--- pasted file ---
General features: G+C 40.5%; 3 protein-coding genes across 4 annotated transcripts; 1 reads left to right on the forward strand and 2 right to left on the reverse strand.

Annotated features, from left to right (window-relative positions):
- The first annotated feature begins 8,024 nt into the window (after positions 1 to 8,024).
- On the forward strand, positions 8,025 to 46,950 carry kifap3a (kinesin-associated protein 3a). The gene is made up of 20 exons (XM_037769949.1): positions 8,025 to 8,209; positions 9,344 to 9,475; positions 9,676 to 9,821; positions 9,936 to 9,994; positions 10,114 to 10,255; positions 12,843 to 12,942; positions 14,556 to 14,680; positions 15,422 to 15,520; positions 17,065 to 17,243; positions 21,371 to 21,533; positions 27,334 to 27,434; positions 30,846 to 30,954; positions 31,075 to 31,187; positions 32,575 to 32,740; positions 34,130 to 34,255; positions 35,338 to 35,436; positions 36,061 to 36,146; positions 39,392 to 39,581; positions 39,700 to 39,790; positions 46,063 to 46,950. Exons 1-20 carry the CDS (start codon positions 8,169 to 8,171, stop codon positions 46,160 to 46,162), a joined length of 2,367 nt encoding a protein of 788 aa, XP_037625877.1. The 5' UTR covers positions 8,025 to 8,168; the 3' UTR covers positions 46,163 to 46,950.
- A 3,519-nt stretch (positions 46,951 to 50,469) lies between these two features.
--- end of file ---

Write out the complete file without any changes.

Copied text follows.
General features: G+C 40.5%; 3 protein-coding genes across 4 annotated transcripts; 1 reads left to right on the forward strand and 2 right to left on the reverse strand.

Annotated features, from left to right (window-relative positions):
- The first annotated feature begins 8,024 nt into the window (after positions 1 to 8,024).
- On the forward strand, positions 8,025 to 46,950 carry kifap3a (kinesin-associated protein 3a). The gene is made up of 20 exons (XM_037769949.1): positions 8,025 to 8,209; positions 9,344 to 9,475; positions 9,676 to 9,821; positions 9,936 to 9,994; positions 10,114 to 10,255; positions 12,843 to 12,942; positions 14,556 to 14,680; positions 15,422 to 15,520; positions 17,065 to 17,243; positions 21,371 to 21,533; positions 27,334 to 27,434; positions 30,846 to 30,954; positions 31,075 to 31,187; positions 32,575 to 32,740; positions 34,130 to 34,255; positions 35,338 to 35,436; positions 36,061 to 36,146; positions 39,392 to 39,581; positions 39,700 to 39,790; positions 46,063 to 46,950. Exons 1-20 carry the CDS (start codon positions 8,169 to 8,171, stop codon positions 46,160 to 46,162), a joined length of 2,367 nt encoding a protein of 788 aa, XP_037625877.1. The 5' UTR covers positions 8,025 to 8,168; the 3' UTR covers positions 46,163 to 46,950.
- A 3,519-nt stretch (positions 46,951 to 50,469) lies between these two features.